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Judges 19:10

ESV But the man would not spend the night. He rose up and departed and arrived opposite Jebus (that is, Jerusalem). He had with him a couple of saddled donkeys, and his concubine was with him.
NIV But, unwilling to stay another night, the man left and went toward Jebus (that is, Jerusalem), with his two saddled donkeys and his concubine.
NASB But the man was unwilling to spend the night, so he got up and left, and came to a place opposite Jebus (that is, Jerusalem). And with him was a pair of saddled donkeys; his concubine also was with him.
CSB But the man was unwilling to spend the night. He got up, departed, and arrived opposite Jebus (that is, Jerusalem ). The man had his two saddled donkeys and his concubine with him.
NLT But this time the man was determined to leave. So he took his two saddled donkeys and his concubine and headed in the direction of Jebus (that is, Jerusalem).
KJV But the man would not tarry that night, but he rose up and departed, and came over against Jebus, which is Jerusalem; and there were with him two asses saddled, his concubine also was with him.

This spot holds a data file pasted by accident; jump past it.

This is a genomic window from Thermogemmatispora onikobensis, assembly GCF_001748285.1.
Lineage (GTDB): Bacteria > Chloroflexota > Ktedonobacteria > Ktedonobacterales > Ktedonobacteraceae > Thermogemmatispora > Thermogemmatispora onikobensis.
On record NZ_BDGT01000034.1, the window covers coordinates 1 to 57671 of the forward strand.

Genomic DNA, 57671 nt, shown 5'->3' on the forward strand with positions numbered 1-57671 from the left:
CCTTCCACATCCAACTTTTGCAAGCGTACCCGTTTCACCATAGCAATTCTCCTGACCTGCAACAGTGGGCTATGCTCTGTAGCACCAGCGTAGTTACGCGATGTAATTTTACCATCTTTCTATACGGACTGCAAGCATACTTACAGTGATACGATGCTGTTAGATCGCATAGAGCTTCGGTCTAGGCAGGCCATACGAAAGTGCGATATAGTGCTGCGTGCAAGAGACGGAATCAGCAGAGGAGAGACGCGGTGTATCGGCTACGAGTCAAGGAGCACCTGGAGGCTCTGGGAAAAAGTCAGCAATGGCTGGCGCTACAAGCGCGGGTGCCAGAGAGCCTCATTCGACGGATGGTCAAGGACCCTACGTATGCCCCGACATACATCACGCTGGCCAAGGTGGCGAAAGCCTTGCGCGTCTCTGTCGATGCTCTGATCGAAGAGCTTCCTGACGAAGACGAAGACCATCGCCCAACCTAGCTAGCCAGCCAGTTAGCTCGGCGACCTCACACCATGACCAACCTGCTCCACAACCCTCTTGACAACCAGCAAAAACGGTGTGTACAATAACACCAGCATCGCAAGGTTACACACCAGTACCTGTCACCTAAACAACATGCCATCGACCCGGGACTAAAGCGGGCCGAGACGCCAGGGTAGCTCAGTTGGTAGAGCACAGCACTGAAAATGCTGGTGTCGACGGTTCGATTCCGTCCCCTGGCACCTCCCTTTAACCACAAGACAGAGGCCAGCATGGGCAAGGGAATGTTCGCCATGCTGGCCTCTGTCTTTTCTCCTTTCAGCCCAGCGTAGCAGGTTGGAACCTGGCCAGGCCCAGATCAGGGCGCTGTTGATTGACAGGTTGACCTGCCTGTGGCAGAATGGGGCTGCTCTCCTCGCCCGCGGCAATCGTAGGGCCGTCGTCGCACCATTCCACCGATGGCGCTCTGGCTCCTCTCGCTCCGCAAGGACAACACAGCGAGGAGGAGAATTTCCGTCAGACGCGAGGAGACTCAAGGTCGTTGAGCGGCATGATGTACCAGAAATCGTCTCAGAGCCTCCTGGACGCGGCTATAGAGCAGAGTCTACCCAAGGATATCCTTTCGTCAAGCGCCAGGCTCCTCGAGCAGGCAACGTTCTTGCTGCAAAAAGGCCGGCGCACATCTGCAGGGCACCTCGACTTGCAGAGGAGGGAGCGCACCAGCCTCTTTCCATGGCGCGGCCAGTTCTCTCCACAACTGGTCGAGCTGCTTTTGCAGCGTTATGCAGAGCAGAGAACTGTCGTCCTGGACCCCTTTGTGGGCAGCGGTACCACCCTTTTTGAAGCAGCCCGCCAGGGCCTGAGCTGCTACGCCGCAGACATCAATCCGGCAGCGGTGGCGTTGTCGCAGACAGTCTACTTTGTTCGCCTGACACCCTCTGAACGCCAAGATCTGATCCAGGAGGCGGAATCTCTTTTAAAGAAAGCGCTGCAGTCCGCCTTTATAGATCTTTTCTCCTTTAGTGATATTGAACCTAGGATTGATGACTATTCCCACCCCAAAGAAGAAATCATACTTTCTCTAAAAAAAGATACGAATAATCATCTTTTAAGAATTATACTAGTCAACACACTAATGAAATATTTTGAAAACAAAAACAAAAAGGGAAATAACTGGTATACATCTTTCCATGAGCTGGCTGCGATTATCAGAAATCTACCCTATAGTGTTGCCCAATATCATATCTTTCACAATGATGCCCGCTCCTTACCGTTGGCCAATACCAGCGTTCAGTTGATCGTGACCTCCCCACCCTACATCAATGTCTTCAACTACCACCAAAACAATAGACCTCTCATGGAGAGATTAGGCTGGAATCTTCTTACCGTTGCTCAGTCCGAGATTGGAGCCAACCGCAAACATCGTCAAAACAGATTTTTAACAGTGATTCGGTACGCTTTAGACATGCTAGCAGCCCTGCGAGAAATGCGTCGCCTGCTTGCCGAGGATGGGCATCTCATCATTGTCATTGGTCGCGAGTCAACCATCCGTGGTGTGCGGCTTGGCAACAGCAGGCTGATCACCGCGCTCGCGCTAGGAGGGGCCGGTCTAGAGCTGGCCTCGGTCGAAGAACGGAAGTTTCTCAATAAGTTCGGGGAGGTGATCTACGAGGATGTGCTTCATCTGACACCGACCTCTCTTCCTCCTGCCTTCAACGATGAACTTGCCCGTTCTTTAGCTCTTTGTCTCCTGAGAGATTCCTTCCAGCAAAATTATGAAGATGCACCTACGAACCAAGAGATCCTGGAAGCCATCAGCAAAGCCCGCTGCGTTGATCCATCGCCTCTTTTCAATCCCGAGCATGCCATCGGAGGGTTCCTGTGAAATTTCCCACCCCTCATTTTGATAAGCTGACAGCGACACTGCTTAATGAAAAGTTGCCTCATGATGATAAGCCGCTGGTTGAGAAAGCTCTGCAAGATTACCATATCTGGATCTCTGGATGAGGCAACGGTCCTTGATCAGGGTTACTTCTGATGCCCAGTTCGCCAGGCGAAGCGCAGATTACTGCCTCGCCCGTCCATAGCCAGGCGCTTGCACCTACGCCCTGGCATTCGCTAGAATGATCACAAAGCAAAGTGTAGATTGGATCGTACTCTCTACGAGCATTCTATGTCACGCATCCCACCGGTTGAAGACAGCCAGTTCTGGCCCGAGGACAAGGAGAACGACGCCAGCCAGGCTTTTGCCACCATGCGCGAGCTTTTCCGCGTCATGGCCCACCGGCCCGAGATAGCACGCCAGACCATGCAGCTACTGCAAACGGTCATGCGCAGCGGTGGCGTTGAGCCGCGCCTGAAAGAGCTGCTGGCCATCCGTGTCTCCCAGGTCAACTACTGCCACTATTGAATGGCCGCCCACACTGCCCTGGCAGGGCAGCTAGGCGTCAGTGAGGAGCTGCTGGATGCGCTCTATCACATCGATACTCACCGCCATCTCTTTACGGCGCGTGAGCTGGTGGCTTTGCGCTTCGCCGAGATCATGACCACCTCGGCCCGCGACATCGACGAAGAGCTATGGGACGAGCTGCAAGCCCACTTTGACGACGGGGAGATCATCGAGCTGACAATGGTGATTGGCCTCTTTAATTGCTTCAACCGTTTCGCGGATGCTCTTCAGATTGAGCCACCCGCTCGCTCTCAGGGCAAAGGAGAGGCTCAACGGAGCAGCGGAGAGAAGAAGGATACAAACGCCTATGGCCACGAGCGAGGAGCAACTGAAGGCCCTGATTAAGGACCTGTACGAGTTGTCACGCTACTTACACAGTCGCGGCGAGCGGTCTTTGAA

NKJV However, the man was not willing to spend that night; so he rose and departed, and came opposite Jebus (that is, Jerusalem). With him were the two saddled donkeys; his concubine was also with him.

What does Judges 19:10 mean?

The Levite man who came to Bethlehem to collect his runaway concubine has reached the end of his patience. He has graciously accepted his father-in-law's hospitality, as expected by the strict rule of ancient middle eastern culture. This meant an initial stay of three days and then another day and night at the father-in-law's insistence. Now he has stayed for most of the fifth day, and his concubine's father is asking them to stay yet another night.

Finally, the Levite stands firm and refuses to remain overnight. He will not stay any longer even though it is nearly evening time already. He may have felt that if he did not leave at once, he'd never find a way to escape. He is urgent to get on the road back to Ephraim, though he knows his company of three people and two donkeys will have to stay the night somewhere.

With that reasoning, the group heads out. The road leads them near Jebus, the city later renamed Jerusalem, in Judah. At the time of these events, non-Israelites controlled the city (Judges 1:21; 19:12). The light is fading, so they are faced with another decision: whether to stay in Jebus for the night or continue after dark to find a Jewish town in which to rest.
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